Serbia’s populist president, Vucic, is a former ultranationalist who believes that any long-term solution must involve compromise. Vucic acknowledged that Serbia had lost control of Kosovo and claimed to accept this, but he also stated that the country would not settle until it gained something.


Other countries’ officials remain hopeful that Kosovo and Serbia can reach an agreement that will allow Kosovo to join the UN without Serbia explicitly recognising it as a separate state. Both countries must normalise their relations if they are to move closer to joining the EU. Failure to make progress in the EU-mediated negotiations would lead to prolonged instability, economic decline, and an increased risk of conflict.

Serbia is unlikely to mainly intervene militarily in Kosovo because doing so would provoke conflict with NATO peacekeepers stationed there. However, Belgrade controls the northern part of Kosovo, and unless the conflict with Serbia is resolved, Kosovo is unlikely to join the United Nations and become a functioning state. Serbia is vehemently opposed to Kosovo’s plans to apply for EU membership, which it has stated it will do soon.

Serbia’s prime minister claimed on Friday that the country’s leadership was about to request the deployment of security forces to Kosovo because the lives of the minority Serb population were in danger.

The return of Belgrade’s forces to the formerly Serbian province could significantly exacerbate regional tensions. Serbian officials claim that a United Nations resolution that officially ended their bloody campaign against the majority of Kosovo’s separatists in 1999 allows for the return of approximately 1,000 Serb troops.

NATO bombed Serbia to end the conflict and force Serbian troops out of Kosovo, which declared independence in 2008.

Russia is seeking new wars and Kosovo could be the next one –

The NATO-led peacekeepers who have been in Kosovo since the war would have to give the go-ahead for Serb troops to enter the area, which is highly unlikely given that doing so would essentially mean handing over security of Kosovo’s northern regions, which are home to Serbs.

Serbian Prime Minister Ana Brnabic’s 4,000-strong KFOR force was accused of failing to protect Serbs from current alleged harassment by Kosovo’s security forces. She also advocated for the return of 1,000 Serb officers to Kosovo. Kosovo’s Prime Minister, Albin Kurti, has been accused of pushing the country “to the brink of another conflict.”

Because KFOR is failing to perform its duties, “we are on the verge of requesting the return of our forces to mainly Kosovo under Resolution 1244,” Brnabic said.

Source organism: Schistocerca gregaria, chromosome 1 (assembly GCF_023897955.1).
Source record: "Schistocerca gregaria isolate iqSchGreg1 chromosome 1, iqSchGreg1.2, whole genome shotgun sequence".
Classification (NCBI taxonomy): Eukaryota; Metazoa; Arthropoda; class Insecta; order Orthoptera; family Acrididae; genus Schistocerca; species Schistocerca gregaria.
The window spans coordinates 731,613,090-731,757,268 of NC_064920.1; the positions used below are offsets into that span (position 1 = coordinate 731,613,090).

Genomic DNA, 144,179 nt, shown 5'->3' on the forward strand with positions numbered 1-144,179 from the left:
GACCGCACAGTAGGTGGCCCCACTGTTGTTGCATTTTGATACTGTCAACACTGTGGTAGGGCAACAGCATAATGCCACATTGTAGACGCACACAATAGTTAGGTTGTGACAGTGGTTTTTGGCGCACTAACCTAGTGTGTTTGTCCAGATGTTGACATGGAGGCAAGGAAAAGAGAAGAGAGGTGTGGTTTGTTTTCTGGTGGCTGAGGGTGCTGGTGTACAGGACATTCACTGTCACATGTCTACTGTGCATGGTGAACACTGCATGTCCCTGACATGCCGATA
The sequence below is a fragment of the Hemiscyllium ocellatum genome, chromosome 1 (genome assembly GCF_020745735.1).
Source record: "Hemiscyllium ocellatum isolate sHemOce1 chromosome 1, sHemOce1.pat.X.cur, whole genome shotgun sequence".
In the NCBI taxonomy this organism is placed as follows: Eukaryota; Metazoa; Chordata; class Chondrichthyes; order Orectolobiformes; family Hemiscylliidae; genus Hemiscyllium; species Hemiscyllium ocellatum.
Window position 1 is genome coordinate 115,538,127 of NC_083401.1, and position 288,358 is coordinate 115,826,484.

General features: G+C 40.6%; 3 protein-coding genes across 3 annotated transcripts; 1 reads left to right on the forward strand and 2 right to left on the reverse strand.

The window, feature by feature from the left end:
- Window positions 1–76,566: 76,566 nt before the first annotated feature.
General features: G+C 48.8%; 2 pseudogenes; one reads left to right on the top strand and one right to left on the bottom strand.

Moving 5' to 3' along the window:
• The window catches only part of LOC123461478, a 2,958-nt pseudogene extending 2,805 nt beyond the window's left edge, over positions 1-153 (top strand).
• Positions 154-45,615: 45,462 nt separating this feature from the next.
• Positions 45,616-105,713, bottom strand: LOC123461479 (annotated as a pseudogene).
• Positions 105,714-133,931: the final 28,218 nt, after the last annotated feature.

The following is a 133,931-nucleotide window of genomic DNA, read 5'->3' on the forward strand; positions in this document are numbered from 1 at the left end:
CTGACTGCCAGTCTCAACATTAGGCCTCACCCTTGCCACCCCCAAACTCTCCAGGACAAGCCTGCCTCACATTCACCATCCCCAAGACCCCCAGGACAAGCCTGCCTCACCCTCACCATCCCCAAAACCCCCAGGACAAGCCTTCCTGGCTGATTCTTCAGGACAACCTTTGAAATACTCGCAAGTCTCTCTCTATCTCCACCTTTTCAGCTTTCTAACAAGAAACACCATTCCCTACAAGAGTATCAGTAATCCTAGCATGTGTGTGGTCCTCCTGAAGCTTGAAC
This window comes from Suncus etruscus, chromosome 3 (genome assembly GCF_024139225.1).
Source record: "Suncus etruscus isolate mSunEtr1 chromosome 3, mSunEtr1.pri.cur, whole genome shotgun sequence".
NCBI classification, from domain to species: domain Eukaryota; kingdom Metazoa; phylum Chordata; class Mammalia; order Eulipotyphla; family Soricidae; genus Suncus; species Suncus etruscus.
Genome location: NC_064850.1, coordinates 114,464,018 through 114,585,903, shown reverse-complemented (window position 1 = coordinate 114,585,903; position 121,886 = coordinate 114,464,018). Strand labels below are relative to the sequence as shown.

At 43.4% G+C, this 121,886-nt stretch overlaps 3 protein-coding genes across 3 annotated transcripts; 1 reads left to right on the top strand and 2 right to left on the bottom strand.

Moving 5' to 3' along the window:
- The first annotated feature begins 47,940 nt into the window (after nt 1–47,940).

Serbs, including kindergarten-age children, “do not feel safe and are in physical and life-threatening danger.”

According to Kurti’s office, such an action by Serbia would be “an act of main aggression” and a manifestation of “Serbia’s tendencies to destabilise the region.”

Kurti’s office responded via email to an AP request for comment, saying, “Kosovo is an independent and sovereign country.” Any attempt to do so is regarded as an act of aggression. According to Kurti’s office, before the end of the 1999 war, when Serbian police and military were last in Kosovo, “there was oppression that mainly led to genocide in Kosovo… There was an international humanitarian intervention to mainly bring peace and kick them out of Kosovo.”

In response to Belgrade’s remarks, Kosovo President Vjosa Osmani declared that “no Serb soldier or police officer will ever set foot on Kosovo’s soil again.”

On social media, Osmani stated that Serbia’s “open threat of police and military aggression demonstrates that the hegemonic policy continues in that state.”

“The entire democratic world should unequivocally reject and oppose that.” According to a European Union mission tasked with assisting Kosovo’s institutions in upholding the rule of law, the 576 Serb police officers who resigned a month earlier have been partially replaced, with 134 police officers from Poland, Italy, and Lithuania.

The EU’s Rule of Law Mission in Kosovo (EULEX) told the Associated Press that it has increased reconnaissance patrols, including on foot, in “all northern municipalities” in close coordination with the Kosovo Police and NATO/KFOR. However, it claimed that it could not replace the Kosovo Police.

“We demand responsible behaviour and policies from all parties, as well as the dissipation of tensions.” According to EULEX, the local population, whose safety and security are jeopardised by the current situation, will benefit the most from this.

Despite efforts by European Union and US representatives to defuse the situation, tensions in Kosovo have been high since the country declared independence from the country. The country, backed by Russia and China, has refused to recognise Kosovo as a state. The demand for Serb troop deployment came a day after unidentified gunmen lightly injured a Kosovo law enforcement officer.

In Kosovo, License Plate Tensions Threaten to Boil Over

A snap election is scheduled for December 28 in Serb-dominated areas of northern Kosovo, where Kosovar police have recently increased their presence. Several election centres were damaged earlier this week, and gunfire was heard in those communes, raising fears of further escalation of long-simmering tensions.

Serbian lawmakers, prosecutors, and police officers in Kosovo’s northern municipalities resigned as local officials in early November in response to the Kosovo government’s decision to outlaw Serbian licence plates.

Later that month, under EU mediation and with direct US support, Kosovo and the country reached an agreement in which the country agreed to stop issuing the licence plates currently used in Kosovo and the Kosovo government agreed to stop taking additional steps to prevent vehicle re-registration.

The EU has warned the country and Kosovo that in order to be eligible for membership, they must resolve their conflict and normalise their relations. According to NATO Secretary-General Jens Stoltenberg, the NATO-led mission in Kosovo “remains vigilant.”

edited and proofread by nikita sharma